What’s funny to me is Valentine’s own inconsistencies on issues like energy.

Little is sacred on the green front. Valentine at one point makes fun of people who recycle plastic bottles and own hybrid cars.

Valentine said he doesn’t recycle, but he does drive a restored 1985 Mercedes-Benz, which was highlighted in the film. It runs on biodiesel that he makes from old restaurant oil.

It’s strictly to save money, he said.

He backs solar, wind and nuclear energy along with drilling for traditional fuel sources as ways to ease the nation’s dependence on foreign oil. He said he is not for cutting back on energy use.

Dude, you’re a moron. You’re for saving money but only the way YOU do it? Hybrids’ better gas mileage saves money. Making buildings more energy efficient saves money. How come that’s not okay, but driving on vegetable oil is?

Recycling plastic bottles saves money. It means you don’t have to make new ones. Why is that not okay?

This is why I don’t worry about the troglodytes of conservatism who claim to support free market solutions to everything, but then are critical when the free market decides something they don’t like. I spent $8 fueling my car last month. Who wouldn’t want that deal? It doesn’t matter what your politics may be, the pocket book has already won the argument. You guys lost. Attacking Al Gore isn’t going to change a thing, except put you on the wrong side of yet another issue. We’re used to seeing that from you guys. Thanks for staying consistent on at least that one point.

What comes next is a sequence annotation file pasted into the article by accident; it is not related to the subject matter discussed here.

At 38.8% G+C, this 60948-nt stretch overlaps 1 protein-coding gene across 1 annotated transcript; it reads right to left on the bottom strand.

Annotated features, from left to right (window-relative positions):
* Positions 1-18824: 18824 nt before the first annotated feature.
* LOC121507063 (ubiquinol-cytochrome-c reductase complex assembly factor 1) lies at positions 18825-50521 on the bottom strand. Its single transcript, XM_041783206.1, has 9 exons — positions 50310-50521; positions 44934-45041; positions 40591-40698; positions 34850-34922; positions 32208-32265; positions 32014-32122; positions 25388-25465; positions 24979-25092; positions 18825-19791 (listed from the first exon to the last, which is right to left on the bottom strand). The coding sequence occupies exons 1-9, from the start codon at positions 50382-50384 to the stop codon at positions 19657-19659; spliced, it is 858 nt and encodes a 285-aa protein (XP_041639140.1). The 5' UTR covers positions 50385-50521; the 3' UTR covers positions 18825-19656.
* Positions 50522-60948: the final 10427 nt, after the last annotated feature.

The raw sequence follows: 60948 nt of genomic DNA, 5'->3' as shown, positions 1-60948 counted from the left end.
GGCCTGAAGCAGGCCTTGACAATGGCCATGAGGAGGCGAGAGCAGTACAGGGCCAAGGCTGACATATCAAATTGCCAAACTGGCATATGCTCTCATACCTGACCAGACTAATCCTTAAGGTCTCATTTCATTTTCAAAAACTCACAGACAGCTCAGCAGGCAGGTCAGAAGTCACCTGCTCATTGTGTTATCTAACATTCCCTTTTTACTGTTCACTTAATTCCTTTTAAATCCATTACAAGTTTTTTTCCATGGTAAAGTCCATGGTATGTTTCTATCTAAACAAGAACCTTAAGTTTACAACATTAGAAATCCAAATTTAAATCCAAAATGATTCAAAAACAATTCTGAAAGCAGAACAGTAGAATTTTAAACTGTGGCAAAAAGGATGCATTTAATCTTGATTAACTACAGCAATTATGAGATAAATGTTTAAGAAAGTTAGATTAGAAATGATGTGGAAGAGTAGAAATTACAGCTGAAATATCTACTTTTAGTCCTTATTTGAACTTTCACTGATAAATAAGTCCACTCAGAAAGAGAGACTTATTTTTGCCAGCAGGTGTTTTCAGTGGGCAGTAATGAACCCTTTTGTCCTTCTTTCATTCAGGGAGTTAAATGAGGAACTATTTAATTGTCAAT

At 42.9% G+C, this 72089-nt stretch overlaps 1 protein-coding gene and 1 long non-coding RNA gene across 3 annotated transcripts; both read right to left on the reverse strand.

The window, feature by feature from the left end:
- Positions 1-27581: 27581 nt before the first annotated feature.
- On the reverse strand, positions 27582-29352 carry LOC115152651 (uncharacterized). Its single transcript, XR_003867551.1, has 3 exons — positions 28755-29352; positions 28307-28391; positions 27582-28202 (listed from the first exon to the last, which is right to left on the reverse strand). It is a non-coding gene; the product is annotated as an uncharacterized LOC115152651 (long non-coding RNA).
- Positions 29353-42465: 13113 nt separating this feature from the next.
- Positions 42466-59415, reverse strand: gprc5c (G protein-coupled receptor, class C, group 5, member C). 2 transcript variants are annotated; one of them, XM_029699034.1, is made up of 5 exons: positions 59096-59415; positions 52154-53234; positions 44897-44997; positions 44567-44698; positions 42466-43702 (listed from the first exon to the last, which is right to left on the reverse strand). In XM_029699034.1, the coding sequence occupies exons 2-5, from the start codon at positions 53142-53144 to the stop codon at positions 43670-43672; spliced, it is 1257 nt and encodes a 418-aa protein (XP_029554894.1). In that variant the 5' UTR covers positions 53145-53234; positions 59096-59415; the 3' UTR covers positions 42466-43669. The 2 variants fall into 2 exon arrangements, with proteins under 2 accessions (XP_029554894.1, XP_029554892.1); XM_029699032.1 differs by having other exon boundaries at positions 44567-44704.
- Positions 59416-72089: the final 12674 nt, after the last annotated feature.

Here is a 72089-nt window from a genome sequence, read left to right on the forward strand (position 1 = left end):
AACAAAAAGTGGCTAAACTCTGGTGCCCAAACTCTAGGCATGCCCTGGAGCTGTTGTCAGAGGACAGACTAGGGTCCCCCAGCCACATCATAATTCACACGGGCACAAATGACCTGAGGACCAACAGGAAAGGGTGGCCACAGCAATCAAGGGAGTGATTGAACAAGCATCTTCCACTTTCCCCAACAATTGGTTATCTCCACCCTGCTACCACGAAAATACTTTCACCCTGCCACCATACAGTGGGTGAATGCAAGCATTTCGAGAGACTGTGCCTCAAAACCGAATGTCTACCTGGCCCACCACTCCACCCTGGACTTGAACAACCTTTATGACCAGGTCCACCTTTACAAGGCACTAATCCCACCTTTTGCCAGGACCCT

This is why I’ve decided to stop worrying and love the climate change deniers. I’ve realized the people who need to know about this stuff, the people who matter, are not the people with their head in the sand. And by people who matter, I’m not talking about the champagne-swillers in Davos. I’m talking about engineers and biologists and agricultural scientists and medical doctors. I’m talking about the folks who are building city storm sewers, who know devastating floods are the new normal and are adjusting their plans accordingly. And yes, I’m talking about business leaders.

Climate change isn’t just real, it’s been decided. There’s no going back at this point, it’s too late. All we can do is prepare for its impact. And people are doing that. Phil Valentine can try to propagandize to his faithful, but he’s preaching to the choir. We already know these people are out of touch with reality. So keep it up. Because you’re just backing yourselves into a corner, showing yourselves to be even more irrelevant.


Filed under Al Gore, climate change, conservatives, Phil Valentine, talk radio

>They Said It Wouldn’t Last

>Progressive talk radio is catching up. Yes, right-wing radio still dominates the talk airwaves, but liberal talkers are making big strides, according to the trade journal Talker’s Magazine. A survey in the current issue shows Ed Schultz receiving the same audience as Bill O’Reilly, and liberals like Randi Rhodes, Thom Hartmann, Lionel and Stephanie Miller with the same audience as G. Gordon Liddy and Hugh Hewitt.

This is a huge jump over last year for Schultz, according to Raw Story:

A new survey by Talkers Magazine listed Schultz’s weekly audience at 3.25 million weekly listeners, the same number of listeners enjoyed by O’Reilly, host of the Fox News Channel’s The O’Reilly Factor. [ … ] The same survey in 2006 pegged the Fargo talker’s unique weekly listeners at 2.25 million, sharing the number 10 slot among radio hosts nationwide.


Limbaugh, who had 14.5 million weekly listeners in 2005, has not recovered from his loss of audience reported in the 2006 survey. His audience has been holding steady at 13.5 million listeners since that report.